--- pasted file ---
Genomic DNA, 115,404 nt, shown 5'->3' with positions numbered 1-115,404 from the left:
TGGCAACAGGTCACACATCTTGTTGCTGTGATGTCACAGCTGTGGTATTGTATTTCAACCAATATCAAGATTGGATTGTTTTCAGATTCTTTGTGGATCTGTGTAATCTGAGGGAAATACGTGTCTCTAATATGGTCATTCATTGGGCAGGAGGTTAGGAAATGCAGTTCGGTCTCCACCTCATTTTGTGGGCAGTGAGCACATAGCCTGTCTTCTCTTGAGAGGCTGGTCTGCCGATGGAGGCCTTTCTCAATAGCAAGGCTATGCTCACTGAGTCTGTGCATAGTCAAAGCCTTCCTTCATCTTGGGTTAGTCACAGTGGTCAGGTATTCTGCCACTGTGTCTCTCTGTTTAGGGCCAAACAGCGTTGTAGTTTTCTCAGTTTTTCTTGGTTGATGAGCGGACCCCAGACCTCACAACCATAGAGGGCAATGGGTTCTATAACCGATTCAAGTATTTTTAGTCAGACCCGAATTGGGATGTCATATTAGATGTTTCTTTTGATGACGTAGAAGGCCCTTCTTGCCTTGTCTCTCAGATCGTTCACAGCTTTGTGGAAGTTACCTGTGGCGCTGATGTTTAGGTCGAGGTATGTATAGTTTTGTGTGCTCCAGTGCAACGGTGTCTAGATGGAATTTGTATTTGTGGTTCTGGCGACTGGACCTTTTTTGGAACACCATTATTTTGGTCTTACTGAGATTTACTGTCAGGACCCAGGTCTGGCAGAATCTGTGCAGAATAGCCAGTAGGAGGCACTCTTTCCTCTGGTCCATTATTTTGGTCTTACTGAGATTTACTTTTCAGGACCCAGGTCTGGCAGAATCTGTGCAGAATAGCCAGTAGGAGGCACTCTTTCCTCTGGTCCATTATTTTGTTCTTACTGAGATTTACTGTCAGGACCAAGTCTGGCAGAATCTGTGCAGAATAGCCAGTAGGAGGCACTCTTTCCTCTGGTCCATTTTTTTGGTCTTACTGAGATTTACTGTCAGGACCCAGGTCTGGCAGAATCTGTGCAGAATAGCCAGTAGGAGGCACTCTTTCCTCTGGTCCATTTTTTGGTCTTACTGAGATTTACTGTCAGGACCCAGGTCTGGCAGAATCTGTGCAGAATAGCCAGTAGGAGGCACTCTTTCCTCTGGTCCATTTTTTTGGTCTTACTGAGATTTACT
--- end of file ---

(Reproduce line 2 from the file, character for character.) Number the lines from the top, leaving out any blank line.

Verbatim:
TGGCAACAGGTCACACATCTTGTTGCTGTGATGTCACAGCTGTGGTATTGTATTTCAACCAATATCAAGATTGGATTGTTTTCAGATTCTTTGTGGATCTGTGTAATCTGAGGGAAATACGTGTCTCTAATATGGTCATTCATTGGGCAGGAGGTTAGGAAATGCAGTTCGGTCTCCACCTCATTTTGTGGGCAGTGAGCACATAGCCTGTCTTCTCTTGAGAGGCTGGTCTGCCGATGGAGGCCTTTCTCAATAGCAAGGCTATGCTCACTGAGTCTGTGCATAGTCAAAGCCTTCCTTCATCTTGGGTTAGTCACAGTGGTCAGGTATTCTGCCACTGTGTCTCTCTGTTTAGGGCCAAACAGCGTTGTAGTTTTCTCAGTTTTTCTTGGTTGATGAGCGGACCCCAGACCTCACAACCATAGAGGGCAATGGGTTCTATAACCGATTCAAGTATTTTTAGTCAGACCCGAATTGGGATGTCATATTAGATGTTTCTTTTGATGACGTAGAAGGCCCTTCTTGCCTTGTCTCTCAGATCGTTCACAGCTTTGTGGAAGTTACCTGTGGCGCTGATGTTTAGGTCGAGGTATGTATAGTTTTGTGTGCTCCAGTGCAACGGTGTCTAGATGGAATTTGTATTTGTGGTTCTGGCGACTGGACCTTTTTTGGAACACCATTATTTTGGTCTTACTGAGATTTACTGTCAGGACCCAGGTCTGGCAGAATCTGTGCAGAATAGCCAGTAGGAGGCACTCTTTCCTCTGGTCCATTATTTTGGTCTTACTGAGATTTACTTTTCAGGACCCAGGTCTGGCAGAATCTGTGCAGAATAGCCAGTAGGAGGCACTCTTTCCTCTGGTCCATTATTTTGTTCTTACTGAGATTTACTGTCAGGACCAAGTCTGGCAGAATCTGTGCAGAATAGCCAGTAGGAGGCACTCTTTCCTCTGGTCCATTTTTTTGGTCTTACTGAGATTTACTGTCAGGACCCAGGTCTGGCAGAATCTGTGCAGAATAGCCAGTAGGAGGCACTCTTTCCTCTGGTCCATTTTTTGGTCTTACTGAGATTTACTGTCAGGACCCAGGTCTGGCAGAATCTGTGCAGAATAGCCAGTAGGAGGCACTCTTTCCTCTGGTCCATTTTTTTGGTCTTACTGAGATTTACT